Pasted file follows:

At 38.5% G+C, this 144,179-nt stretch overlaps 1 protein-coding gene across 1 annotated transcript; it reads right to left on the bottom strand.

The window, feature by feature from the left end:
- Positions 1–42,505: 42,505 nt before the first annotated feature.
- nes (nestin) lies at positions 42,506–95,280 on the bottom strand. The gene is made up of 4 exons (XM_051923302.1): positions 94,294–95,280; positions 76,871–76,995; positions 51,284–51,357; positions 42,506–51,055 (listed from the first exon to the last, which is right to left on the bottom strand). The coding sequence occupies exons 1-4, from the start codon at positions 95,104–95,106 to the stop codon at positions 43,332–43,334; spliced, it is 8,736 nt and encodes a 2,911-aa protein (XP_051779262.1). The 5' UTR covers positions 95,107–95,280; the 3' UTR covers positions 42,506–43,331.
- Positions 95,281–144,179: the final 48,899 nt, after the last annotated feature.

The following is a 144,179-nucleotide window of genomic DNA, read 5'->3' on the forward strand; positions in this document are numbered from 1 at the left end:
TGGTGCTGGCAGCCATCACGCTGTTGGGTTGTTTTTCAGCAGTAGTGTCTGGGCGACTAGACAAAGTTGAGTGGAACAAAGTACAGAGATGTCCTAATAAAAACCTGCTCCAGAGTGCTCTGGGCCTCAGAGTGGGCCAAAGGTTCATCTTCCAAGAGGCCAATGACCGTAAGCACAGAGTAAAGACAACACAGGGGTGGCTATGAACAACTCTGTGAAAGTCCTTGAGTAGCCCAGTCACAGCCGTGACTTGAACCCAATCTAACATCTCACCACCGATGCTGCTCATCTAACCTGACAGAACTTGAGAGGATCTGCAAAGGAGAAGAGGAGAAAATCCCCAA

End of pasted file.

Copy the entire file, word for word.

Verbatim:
At 38.5% G+C, this 144,179-nt stretch overlaps 1 protein-coding gene across 1 annotated transcript; it reads right to left on the bottom strand.

The window, feature by feature from the left end:
- Positions 1–42,505: 42,505 nt before the first annotated feature.
- nes (nestin) lies at positions 42,506–95,280 on the bottom strand. The gene is made up of 4 exons (XM_051923302.1): positions 94,294–95,280; positions 76,871–76,995; positions 51,284–51,357; positions 42,506–51,055 (listed from the first exon to the last, which is right to left on the bottom strand). The coding sequence occupies exons 1-4, from the start codon at positions 95,104–95,106 to the stop codon at positions 43,332–43,334; spliced, it is 8,736 nt and encodes a 2,911-aa protein (XP_051779262.1). The 5' UTR covers positions 95,107–95,280; the 3' UTR covers positions 42,506–43,331.
- Positions 95,281–144,179: the final 48,899 nt, after the last annotated feature.

The following is a 144,179-nucleotide window of genomic DNA, read 5'->3' on the forward strand; positions in this document are numbered from 1 at the left end:
TGGTGCTGGCAGCCATCACGCTGTTGGGTTGTTTTTCAGCAGTAGTGTCTGGGCGACTAGACAAAGTTGAGTGGAACAAAGTACAGAGATGTCCTAATAAAAACCTGCTCCAGAGTGCTCTGGGCCTCAGAGTGGGCCAAAGGTTCATCTTCCAAGAGGCCAATGACCGTAAGCACAGAGTAAAGACAACACAGGGGTGGCTATGAACAACTCTGTGAAAGTCCTTGAGTAGCCCAGTCACAGCCGTGACTTGAACCCAATCTAACATCTCACCACCGATGCTGCTCATCTAACCTGACAGAACTTGAGAGGATCTGCAAAGGAGAAGAGGAGAAAATCCCCAA